Unbridled Express was expected to run in the Saratoga Special. But Unbridled Express did not scope well following a five-furlong workout in 50 seconds Saturday at Churchill Downs and will not make the trip, according to Saratoga stakes coordinator Andrew Byrnes.

Funny Cide likely for Woodward

Barring any setbacks, Funny Cide will make his second appearance at Saratoga in the Grade 1 Woodward Stakes on Sept. 2, owner Jack Knowlton said Saturday.

Funny Cide, who hasn't run since winning the Dominion Day Stakes at Woodbine on July 1, worked five furlongs in 1:00.01 on Saturday morning under exercise rider Simon Harris. It was the fastest of 20 works at the distance, and a second faster than the next fastest move. It was Funny Cide's most strenuous exercise since the Dominion Day, from which Funny Cide emerged with a low red blood cell count.

"This is as good a work as he's had up here," said Robin Smullen, assistant to trainer Barclay Tagg. "We didn't breeze him for 30 days after his start up there. He got a little heavy on us. We breezed him a half-mile, then five-eighths, and he got a little tired on us. He didn't get tired on us today. He galloped out great. I didn't pick him up till the 4 1/2 [furlong] pole."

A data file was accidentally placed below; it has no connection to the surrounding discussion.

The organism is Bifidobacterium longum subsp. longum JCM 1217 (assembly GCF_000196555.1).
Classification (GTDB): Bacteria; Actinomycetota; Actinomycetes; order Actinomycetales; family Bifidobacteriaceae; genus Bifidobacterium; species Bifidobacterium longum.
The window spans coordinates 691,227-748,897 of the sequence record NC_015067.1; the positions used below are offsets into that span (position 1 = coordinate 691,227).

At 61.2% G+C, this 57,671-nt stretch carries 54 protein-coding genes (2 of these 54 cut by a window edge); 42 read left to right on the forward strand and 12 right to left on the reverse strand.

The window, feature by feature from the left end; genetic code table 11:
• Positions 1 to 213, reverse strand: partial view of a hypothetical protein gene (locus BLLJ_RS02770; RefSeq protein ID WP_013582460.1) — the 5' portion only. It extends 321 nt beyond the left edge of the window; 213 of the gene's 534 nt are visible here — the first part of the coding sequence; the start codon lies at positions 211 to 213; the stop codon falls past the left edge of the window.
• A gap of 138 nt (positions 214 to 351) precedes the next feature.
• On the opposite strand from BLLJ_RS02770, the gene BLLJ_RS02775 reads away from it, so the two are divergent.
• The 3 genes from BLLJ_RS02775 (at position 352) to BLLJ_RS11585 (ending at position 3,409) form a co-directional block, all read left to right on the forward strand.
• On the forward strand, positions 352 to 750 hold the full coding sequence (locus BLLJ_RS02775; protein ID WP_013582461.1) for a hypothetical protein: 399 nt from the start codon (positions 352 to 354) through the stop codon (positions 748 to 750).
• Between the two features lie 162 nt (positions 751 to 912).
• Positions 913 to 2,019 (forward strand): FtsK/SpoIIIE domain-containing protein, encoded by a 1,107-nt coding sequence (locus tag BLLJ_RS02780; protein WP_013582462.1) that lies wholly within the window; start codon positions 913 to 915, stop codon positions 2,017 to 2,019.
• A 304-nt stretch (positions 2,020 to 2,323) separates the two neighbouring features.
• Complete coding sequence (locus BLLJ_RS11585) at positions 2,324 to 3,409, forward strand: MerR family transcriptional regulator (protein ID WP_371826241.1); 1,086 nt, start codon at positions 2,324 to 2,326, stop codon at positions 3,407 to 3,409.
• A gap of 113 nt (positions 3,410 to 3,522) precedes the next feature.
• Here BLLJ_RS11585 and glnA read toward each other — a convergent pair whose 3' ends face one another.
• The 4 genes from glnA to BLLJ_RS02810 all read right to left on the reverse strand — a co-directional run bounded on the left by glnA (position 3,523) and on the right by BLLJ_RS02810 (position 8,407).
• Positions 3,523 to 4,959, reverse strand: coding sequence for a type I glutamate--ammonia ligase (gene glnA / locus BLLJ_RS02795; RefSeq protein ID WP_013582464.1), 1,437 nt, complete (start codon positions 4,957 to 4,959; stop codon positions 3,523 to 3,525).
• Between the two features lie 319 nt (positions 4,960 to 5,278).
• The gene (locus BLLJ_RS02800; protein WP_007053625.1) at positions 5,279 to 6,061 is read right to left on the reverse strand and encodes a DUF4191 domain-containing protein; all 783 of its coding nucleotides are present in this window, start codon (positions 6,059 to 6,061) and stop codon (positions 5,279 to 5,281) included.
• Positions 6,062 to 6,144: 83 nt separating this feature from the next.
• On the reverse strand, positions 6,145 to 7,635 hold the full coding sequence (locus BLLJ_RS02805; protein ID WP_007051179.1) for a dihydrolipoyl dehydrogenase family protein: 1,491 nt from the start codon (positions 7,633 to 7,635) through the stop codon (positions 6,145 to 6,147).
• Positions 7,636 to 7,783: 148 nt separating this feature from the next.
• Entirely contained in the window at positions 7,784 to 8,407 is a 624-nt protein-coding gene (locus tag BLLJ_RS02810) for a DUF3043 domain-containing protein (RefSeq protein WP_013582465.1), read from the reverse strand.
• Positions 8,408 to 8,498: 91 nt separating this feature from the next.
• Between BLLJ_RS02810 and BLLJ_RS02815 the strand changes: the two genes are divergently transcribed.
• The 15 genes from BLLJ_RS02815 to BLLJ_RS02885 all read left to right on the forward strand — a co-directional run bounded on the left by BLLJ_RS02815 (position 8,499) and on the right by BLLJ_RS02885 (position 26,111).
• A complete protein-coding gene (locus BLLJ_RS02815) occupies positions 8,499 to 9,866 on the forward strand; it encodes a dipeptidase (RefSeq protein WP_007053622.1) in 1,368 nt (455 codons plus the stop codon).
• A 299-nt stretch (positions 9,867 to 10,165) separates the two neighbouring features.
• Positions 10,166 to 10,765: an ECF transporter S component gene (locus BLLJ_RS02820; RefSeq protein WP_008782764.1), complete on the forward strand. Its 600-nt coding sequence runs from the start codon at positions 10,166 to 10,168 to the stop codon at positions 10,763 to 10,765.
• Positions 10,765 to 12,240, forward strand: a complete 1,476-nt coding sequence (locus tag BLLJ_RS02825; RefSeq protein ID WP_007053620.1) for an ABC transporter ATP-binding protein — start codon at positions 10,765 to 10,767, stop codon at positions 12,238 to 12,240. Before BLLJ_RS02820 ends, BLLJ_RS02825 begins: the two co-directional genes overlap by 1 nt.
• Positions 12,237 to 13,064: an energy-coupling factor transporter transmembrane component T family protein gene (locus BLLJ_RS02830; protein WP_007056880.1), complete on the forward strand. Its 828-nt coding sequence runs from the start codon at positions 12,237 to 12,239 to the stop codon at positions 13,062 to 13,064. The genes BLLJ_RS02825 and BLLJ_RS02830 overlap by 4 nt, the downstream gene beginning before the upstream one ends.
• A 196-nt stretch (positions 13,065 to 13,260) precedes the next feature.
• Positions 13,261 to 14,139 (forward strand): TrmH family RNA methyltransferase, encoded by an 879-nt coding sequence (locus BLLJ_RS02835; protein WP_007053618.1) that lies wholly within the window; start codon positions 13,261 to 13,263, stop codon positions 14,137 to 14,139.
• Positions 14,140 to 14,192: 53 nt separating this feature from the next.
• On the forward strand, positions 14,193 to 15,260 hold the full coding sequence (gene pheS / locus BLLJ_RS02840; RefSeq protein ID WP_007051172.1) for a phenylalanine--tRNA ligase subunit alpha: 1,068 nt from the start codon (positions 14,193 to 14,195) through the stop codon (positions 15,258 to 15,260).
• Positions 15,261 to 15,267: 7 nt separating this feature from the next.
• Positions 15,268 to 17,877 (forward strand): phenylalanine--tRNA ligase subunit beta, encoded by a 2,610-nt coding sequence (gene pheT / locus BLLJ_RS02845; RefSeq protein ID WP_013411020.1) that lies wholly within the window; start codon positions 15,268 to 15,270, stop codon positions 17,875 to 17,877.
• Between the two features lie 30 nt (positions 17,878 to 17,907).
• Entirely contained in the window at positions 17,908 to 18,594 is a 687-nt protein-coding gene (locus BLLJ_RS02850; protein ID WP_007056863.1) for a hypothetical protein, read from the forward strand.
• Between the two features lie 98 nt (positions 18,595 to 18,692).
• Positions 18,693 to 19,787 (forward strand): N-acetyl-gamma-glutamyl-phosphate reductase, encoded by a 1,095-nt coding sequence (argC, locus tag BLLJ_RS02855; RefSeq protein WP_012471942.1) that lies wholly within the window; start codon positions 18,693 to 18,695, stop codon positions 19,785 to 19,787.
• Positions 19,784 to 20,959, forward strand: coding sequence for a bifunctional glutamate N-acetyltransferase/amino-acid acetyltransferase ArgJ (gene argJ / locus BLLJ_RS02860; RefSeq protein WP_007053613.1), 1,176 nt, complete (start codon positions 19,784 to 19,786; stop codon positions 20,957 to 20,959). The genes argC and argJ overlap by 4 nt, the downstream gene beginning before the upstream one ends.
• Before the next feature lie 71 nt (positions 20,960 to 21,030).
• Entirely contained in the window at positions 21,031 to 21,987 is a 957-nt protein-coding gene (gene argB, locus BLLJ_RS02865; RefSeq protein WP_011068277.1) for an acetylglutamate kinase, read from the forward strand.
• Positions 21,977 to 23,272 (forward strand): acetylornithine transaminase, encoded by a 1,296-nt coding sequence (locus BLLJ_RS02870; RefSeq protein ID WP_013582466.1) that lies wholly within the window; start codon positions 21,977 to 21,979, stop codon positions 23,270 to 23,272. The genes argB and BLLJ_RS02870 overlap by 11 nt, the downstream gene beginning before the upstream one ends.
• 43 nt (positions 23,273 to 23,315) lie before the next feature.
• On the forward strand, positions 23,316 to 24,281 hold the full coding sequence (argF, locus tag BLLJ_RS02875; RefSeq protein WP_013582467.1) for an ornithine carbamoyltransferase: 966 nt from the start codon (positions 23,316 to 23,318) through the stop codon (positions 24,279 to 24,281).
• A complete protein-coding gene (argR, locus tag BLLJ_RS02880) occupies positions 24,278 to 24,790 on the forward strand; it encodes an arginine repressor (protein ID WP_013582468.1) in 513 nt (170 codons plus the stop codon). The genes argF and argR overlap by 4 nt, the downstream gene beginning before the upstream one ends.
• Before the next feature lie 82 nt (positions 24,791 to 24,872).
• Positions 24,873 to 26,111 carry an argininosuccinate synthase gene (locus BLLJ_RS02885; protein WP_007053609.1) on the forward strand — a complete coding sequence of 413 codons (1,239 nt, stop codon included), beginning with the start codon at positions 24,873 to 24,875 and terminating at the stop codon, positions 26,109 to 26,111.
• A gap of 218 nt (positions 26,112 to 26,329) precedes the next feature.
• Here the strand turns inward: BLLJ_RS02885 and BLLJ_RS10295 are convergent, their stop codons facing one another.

Smullen and Knowlton both said the $500,000 Hawthorne Gold Cup on Sept. 30 is the major goal for the fall for Funny Cide, and that the Woodward would be used to get him to that race.

"It wasn't in our original plan," Knowlton said of the Woodward. "We've been looking for longer races for him. We were going to run in the Washington Park Handicap [at Arlington], but with all the concerns with that track out there and all the heat and the fact the race in Toronto took a little bit out of him, we didn't want to go."

Knowlton said the Woodward "is a nice race in our back yard. We want to see him run here. A lot of people want to see him run here. He's doing real well - why not? I doubt he'll embarrass himself or us."

In Funny Cide's only other start here, he finished second to Evening Attire in the 2004 Saratoga Breeders' Cup Handicap.

Abreu and his horse hurting

Gulch Approval tore a hind suspensory ligament during the running of a turf allowance race here Thursday and will be retired. But the story does not end there.

In his quest to get over to Gulch Approval, trainer Reynaldo Abreu suffered a torn Achilles tendon in his right ankle, which will be operated on Monday. Abreu was hobbling around on crutches while overseeing his horses training Saturday.

"I was running to see what was going on, and when I jumped out of the track I heard something crack," Abreu said. "But my adrenaline was too high, so I didn't pay attention to it. I fell down twice before I realized I was hurt, too."